“There is nothing to enjoy about fame. I don’t subscribe to fame. I am in people’s eyes because I appear on social media and TV. But the best thing is God putting me on this platform is to come across individuals that I can engage with and inspire, even [with something] as small as laughing or posting a picture. But it’s all about inspiring people. I was told that I can make people feel comfortable and vulnerable about something bothering them,” she says.

Bad publicity does not affect her in the least.

“You find what I call mobs and intellects. We have more mobs than intellects, people who think they know you because they see you on TV and they can have any opinion on who I am. They just talk without having met me, and they make a conclusion,” she says.

“But it doesn’t mean that it changes my life and my truth in any way. When I read something negative on social media, I see it and I pass because I knew from the beginning that taking the step to be in the limelight will come with some positive and negative. But then I’ve received helps me deal with the hate.”

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Family and childhood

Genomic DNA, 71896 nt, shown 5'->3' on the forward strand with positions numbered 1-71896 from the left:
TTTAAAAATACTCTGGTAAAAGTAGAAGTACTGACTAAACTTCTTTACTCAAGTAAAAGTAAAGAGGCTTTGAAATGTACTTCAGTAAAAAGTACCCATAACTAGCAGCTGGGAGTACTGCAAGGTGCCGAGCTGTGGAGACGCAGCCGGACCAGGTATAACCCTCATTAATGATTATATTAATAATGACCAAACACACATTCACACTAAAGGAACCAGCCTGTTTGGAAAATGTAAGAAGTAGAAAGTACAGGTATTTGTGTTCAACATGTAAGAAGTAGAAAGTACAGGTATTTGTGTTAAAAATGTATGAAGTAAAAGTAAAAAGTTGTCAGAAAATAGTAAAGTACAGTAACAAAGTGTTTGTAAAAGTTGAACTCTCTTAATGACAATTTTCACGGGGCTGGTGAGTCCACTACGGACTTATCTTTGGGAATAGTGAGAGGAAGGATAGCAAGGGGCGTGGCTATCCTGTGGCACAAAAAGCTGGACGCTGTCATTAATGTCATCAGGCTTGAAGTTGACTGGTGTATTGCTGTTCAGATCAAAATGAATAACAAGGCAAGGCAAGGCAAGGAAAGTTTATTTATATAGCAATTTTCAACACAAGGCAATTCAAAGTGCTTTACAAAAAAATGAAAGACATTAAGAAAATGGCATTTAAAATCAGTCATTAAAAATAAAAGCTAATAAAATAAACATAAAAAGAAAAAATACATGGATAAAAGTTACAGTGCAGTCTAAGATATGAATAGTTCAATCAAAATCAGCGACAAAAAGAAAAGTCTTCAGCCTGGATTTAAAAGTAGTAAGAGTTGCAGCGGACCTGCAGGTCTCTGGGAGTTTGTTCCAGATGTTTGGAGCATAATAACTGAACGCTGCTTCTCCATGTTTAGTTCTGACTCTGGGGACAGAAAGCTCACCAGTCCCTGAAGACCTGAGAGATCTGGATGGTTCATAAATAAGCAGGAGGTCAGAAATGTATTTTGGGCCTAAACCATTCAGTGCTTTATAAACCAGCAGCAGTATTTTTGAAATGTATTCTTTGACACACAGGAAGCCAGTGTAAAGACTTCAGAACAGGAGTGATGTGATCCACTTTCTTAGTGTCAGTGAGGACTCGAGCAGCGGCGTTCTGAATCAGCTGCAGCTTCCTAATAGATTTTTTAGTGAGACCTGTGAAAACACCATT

Her mom has been supportive of most of her decisions.

“My mom supports my dreams, and my family is impressed and proud of the woman I have become,” she says.

She is the opposite of her mother.

“My mom is not a talkative person; she is a listener. She has one-line punches which leave me moved all the time,” she says.

The best advice she has received from her mom was to always have multiple streams of income.

“Growing up, I watched what she does. My mom does not sit you down and talk but acts the part. I learned from her by watching,” she says. “My mom was a seamstress since the early ’80s. Today I am a qualified journalist through my mom’s hard work as a seamstress, knitting and hairdressing, being a domestic while knitting on the other hand. She has shown me versatility and taught me about multiple streams of income at a young age," LaConco says.

“She did not get an opportunity to study, but she vowed to never be poor. She made a lot selling shweshwe and that inspired me. I am truly blessed to still have her alive and learning through her life I learned. My dad has always advocated for education and pushed me to study.”

LaConco grew up between Kwa-Zulu Natal and Johannesburg. She had the best of both worlds, living with the Conco family home in the suburbs and also in a shack where her mom worked hard.

"I had a good childhood, the best of both worlds. We didn't have a tv, and she kept her shack clean, I was clean and my school friends were shocked to learn that I lived in a shack because I had everything I needed at school and I was clean.

“The best people to ask about my childhood were my schoolmates, neighbours and friends who shared with me that they are not surprised on how I turned out because I’ve always been an open, honest child and I grew up matured,” she says.